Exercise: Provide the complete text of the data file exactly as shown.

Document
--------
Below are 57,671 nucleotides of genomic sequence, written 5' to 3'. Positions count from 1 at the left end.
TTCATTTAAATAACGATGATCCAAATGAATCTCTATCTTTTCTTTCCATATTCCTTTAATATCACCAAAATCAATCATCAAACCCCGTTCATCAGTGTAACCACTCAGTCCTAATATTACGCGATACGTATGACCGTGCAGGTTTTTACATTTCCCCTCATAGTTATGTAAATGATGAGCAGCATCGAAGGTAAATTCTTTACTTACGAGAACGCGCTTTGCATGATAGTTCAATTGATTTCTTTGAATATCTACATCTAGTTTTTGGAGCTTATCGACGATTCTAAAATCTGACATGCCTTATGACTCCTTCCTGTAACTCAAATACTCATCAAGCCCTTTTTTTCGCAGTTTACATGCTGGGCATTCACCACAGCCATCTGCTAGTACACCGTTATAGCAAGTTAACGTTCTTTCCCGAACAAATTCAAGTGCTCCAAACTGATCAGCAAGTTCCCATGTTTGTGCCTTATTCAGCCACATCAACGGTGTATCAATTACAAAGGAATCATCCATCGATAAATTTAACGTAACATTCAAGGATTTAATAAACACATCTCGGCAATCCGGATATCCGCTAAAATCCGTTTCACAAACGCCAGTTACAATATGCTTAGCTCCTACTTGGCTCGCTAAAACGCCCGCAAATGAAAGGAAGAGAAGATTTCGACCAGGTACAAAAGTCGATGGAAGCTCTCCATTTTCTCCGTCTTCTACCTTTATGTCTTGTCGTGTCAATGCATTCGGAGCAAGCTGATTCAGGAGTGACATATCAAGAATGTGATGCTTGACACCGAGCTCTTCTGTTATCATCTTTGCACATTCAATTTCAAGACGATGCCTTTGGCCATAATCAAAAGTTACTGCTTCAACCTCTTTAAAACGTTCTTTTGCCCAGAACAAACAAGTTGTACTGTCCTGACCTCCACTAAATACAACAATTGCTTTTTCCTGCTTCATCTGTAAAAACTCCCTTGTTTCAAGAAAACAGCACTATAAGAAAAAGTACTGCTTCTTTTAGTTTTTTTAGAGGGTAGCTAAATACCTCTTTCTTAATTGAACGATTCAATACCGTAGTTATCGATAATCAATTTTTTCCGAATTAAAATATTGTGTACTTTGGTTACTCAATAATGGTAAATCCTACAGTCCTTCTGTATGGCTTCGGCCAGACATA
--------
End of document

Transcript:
Below are 57,671 nucleotides of genomic sequence, written 5' to 3'. Positions count from 1 at the left end.
TTCATTTAAATAACGATGATCCAAATGAATCTCTATCTTTTCTTTCCATATTCCTTTAATATCACCAAAATCAATCATCAAACCCCGTTCATCAGTGTAACCACTCAGTCCTAATATTACGCGATACGTATGACCGTGCAGGTTTTTACATTTCCCCTCATAGTTATGTAAATGATGAGCAGCATCGAAGGTAAATTCTTTACTTACGAGAACGCGCTTTGCATGATAGTTCAATTGATTTCTTTGAATATCTACATCTAGTTTTTGGAGCTTATCGACGATTCTAAAATCTGACATGCCTTATGACTCCTTCCTGTAACTCAAATACTCATCAAGCCCTTTTTTTCGCAGTTTACATGCTGGGCATTCACCACAGCCATCTGCTAGTACACCGTTATAGCAAGTTAACGTTCTTTCCCGAACAAATTCAAGTGCTCCAAACTGATCAGCAAGTTCCCATGTTTGTGCCTTATTCAGCCACATCAACGGTGTATCAATTACAAAGGAATCATCCATCGATAAATTTAACGTAACATTCAAGGATTTAATAAACACATCTCGGCAATCCGGATATCCGCTAAAATCCGTTTCACAAACGCCAGTTACAATATGCTTAGCTCCTACTTGGCTCGCTAAAACGCCCGCAAATGAAAGGAAGAGAAGATTTCGACCAGGTACAAAAGTCGATGGAAGCTCTCCATTTTCTCCGTCTTCTACCTTTATGTCTTGTCGTGTCAATGCATTCGGAGCAAGCTGATTCAGGAGTGACATATCAAGAATGTGATGCTTGACACCGAGCTCTTCTGTTATCATCTTTGCACATTCAATTTCAAGACGATGCCTTTGGCCATAATCAAAAGTTACTGCTTCAACCTCTTTAAAACGTTCTTTTGCCCAGAACAAACAAGTTGTACTGTCCTGACCTCCACTAAATACAACAATTGCTTTTTCCTGCTTCATCTGTAAAAACTCCCTTGTTTCAAGAAAACAGCACTATAAGAAAAAGTACTGCTTCTTTTAGTTTTTTTAGAGGGTAGCTAAATACCTCTTTCTTAATTGAACGATTCAATACCGTAGTTATCGATAATCAATTTTTTCCGAATTAAAATATTGTGTACTTTGGTTACTCAATAATGGTAAATCCTACAGTCCTTCTGTATGGCTTCGGCCAGACATA